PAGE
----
RICH LOPEZ  |  Staff Writer

Never underestimate the power of youth — especially when backed by a microphone.

Chase Brooks proves that in spades. At 19, the Weatherford native is already a published author … and that’s not even his primary interest. Brooks isn’t going to wait for his moment to come, he’s creating it with his second (yes, second) radio talk show, Reckless After Dark.

“I’m the type of personality that likes controversy. I’ll play with the line but, you know, I may not cross it,” he says.

Brooks mixes the charm of youth with eagerness and expectation in his voice, but he also has an unexpected savvy. He knows the right answers to give without sounding fake, but his wide-eyed outlook quickly reminds listeners that he’s no veteran with pre-packaged ideas and sound bites. Radio has become Brooks’ passion, born out of a sort of happy accident.

“This just kinda fell into my lap,” he says. “After my last book came out, I was interviewed on the radio and I fell in love with the surroundings. That was on QNation, this all-gay online radio network and then I heard they were looking for new shows.”

Let’s back up a second.

Brooks self-published his first novel, Hello, My Love, while still a senior at Weatherford High School. Soon after his final semester, he published the sequel, Hello, My Love 2: First Love Deserves a Second Chance — that hit the streets the day of his graduation ceremony. He calls the two books “young adult romantic comedies geared toward straight readers,” but his third book, the nonfiction compendium Reckless, takes on a darker tone dealing with gay issues.

“The book is compilation of essays,” he says. “I came through a lot of drama with relationships and family and what I learned from each one. I think the book really says ‘It does get better.’”

He debuted Reckless After Dark on QNation, but last January, he jumped his show over to the Fish Bowl Network, started by local radio veteran Sammi G. There, Brooks could take advantage of the learning process because the network operated more as a radio station. Before long, he was doing it all out of his laptop and prerecording shows.

The diversity of the lineup is also intriguing. According to its web site, the network airs 67 shows; of those, Reckless is its only LGBT program.

“We say the show is straight-friendly but gay-friendlier,” Brooks laughs. “We are the wackiest show out there on the network and we’ll talk about anything from sex to stuff going on in community and we get a lot of great guests. A lot of people seem to enjoy listening to us.”

For radio shows, you almost expect to hear the term “wacky” bandied about endlessly, and Reckless After Dark is no exception. Brooks proudly recounts tales of radio bits involving monster dildos, phone sex and guys calling in only to get punk’d on the air — college humor-type stuff. But where Brooks shines the most is his ability to snag high-profile guests. For an online gay radio show hosted by a teenager, Brooks’ guests have included the likes of A List-er Reichen Lehmkuhl, Tupperware drag queen Dixie Longate, activist icon Judy Shepard and queermedian fave Margaret Cho — not too shabby for a team of youngsters who include publicist Malcolm Lewis and co-hosts Auntie J and Cat Michaels.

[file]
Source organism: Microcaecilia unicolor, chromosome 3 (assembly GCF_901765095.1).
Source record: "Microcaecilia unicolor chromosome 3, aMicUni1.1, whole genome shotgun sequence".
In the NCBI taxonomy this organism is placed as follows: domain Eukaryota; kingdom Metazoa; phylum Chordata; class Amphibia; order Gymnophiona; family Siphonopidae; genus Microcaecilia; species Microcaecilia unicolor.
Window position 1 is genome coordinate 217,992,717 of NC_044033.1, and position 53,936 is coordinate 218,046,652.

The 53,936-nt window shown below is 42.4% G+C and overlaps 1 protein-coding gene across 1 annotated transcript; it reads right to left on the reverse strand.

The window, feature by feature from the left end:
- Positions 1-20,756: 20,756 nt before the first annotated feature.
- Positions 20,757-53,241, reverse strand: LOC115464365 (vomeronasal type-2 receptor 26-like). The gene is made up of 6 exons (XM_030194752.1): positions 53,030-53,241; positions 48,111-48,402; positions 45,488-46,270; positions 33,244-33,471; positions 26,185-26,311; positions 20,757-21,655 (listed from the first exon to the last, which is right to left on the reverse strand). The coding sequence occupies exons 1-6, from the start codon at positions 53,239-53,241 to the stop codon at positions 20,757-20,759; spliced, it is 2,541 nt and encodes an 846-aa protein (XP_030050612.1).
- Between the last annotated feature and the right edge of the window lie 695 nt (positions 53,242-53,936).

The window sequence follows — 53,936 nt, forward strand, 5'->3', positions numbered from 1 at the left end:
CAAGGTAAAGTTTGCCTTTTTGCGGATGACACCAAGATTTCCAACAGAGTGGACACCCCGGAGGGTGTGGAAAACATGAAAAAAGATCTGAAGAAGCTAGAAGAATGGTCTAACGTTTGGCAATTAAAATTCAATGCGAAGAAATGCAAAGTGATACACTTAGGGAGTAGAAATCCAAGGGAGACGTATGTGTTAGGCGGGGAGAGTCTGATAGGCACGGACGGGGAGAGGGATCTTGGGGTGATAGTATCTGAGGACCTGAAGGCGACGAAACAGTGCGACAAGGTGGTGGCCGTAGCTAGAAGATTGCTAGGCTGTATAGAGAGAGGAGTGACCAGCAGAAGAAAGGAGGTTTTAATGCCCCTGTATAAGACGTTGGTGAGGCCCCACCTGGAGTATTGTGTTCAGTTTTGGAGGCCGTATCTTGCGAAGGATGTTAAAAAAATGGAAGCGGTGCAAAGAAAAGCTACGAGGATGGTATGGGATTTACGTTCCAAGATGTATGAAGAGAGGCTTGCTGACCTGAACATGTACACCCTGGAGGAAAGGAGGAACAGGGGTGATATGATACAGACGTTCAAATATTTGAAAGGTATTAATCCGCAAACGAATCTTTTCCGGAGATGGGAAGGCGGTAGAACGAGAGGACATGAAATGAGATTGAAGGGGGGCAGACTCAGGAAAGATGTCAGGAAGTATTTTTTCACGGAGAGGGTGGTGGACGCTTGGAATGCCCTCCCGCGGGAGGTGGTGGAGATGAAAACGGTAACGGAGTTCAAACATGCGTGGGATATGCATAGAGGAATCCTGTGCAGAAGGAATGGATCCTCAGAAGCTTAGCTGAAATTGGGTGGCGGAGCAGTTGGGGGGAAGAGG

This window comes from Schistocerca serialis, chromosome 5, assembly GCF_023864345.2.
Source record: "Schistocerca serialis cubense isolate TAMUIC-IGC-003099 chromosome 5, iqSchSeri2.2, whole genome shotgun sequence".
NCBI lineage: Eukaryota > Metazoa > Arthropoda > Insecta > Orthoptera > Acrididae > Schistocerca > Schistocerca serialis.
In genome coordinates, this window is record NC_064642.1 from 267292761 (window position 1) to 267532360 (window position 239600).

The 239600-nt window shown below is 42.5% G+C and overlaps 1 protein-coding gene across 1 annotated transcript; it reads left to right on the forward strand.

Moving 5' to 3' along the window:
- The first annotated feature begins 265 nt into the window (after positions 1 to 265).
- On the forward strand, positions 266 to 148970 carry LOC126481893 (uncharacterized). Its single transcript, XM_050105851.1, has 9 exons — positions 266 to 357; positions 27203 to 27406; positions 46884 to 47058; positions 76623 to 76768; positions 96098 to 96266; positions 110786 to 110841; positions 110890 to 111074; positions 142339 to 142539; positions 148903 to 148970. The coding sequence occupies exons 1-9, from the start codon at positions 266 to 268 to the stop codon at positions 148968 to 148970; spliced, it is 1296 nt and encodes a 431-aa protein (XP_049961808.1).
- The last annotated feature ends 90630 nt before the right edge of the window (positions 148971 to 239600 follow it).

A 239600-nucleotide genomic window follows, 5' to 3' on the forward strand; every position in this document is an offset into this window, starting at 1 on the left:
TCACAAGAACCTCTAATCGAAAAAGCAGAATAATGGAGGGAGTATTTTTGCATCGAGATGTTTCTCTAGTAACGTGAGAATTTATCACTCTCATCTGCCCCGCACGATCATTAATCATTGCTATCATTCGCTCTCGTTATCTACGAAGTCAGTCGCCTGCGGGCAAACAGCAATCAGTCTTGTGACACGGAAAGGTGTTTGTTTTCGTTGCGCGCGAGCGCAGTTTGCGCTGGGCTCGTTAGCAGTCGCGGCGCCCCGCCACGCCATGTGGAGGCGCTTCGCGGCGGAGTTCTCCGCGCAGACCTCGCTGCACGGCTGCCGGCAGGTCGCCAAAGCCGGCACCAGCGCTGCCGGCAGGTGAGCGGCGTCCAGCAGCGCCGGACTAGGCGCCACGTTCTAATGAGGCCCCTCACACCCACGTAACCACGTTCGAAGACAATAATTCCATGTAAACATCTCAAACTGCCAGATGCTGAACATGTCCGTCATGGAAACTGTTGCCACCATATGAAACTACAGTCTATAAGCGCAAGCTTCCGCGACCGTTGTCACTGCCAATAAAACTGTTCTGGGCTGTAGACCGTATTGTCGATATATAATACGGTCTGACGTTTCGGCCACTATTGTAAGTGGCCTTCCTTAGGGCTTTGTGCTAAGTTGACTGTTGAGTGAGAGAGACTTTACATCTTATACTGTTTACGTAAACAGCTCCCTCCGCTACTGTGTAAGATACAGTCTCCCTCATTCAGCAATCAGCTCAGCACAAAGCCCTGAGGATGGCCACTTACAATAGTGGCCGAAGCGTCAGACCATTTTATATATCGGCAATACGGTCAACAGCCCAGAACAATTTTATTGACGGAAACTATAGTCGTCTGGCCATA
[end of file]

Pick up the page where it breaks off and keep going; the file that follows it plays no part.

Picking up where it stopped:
Brooks attributes the appeal of his show to such guests to his basic professionalism and transparency — guests know full on what they are getting into.

“I think a lot of them say yes because I give them rundown of what the show is and they love that,” he says. “They seem to like the ‘out there’ shows because in online radio you can do a lot more than on regular AM-FM stations. That’s liberating for them and me. Plus, I think it benefits their careers.”

Where Reckless is inherently silly with fun, gay banter frequent with the guests, Brooks is serious about what he’s created and has the wherewithal to envision a bigger picture — hence his move to Fish Bowl.

“Moving there was going to be a greater opportunity for the show because the network isn’t all gay,” he says. “In that environment, you don’t stand out. Fish Bowl has all types of shows but we’re the only gay one. I think that’s an honor and challenge to draw people in. They may not all agree with the lifestyle, but maybe I can educate or warm them up to the idea of being an ally.”

For Sammi G., Brooks brought the perfect opportunity to expand Fish Bowl’s already diverse roster. “He brings gay issues to the forefront here,” she says, “and he’s got all the characteristics to be great. Age wasn’t an issue, because I was 17 when I started in radio 30 years ago.”

Brooks’ dream is to rise to the Kidd Kraddick/Howard Stern level of influence, but specifically for the gay community. There isn’t that one predominantly gay radio variety show with that gay host with that major presence, especially in FM or AM (although, gays may not really listen to AM for anything). Whether that eventually happens, he’s intent on making his impression — whether to his usual local 20something gay audience or to fans across the sea.

“The listeners definitely motivate me and knowing that I made a difference or even laugh is a good feeling,” he says. “If opportunities came up in regular radio, I’d consider it, but I love how anyone from anywhere can listen to me now. I’ve heard from fans in Canada and Greece. This isn’t my job, this is my lifestyle, my passion. I would do this for free if I had to.”

Reckless After Dark streams Thursdays, 5–7 p.m. on FishBowlRadioNetwork.com.

This article appeared in the Dallas Voice print edition Jan. 14, 2011

—  John Wright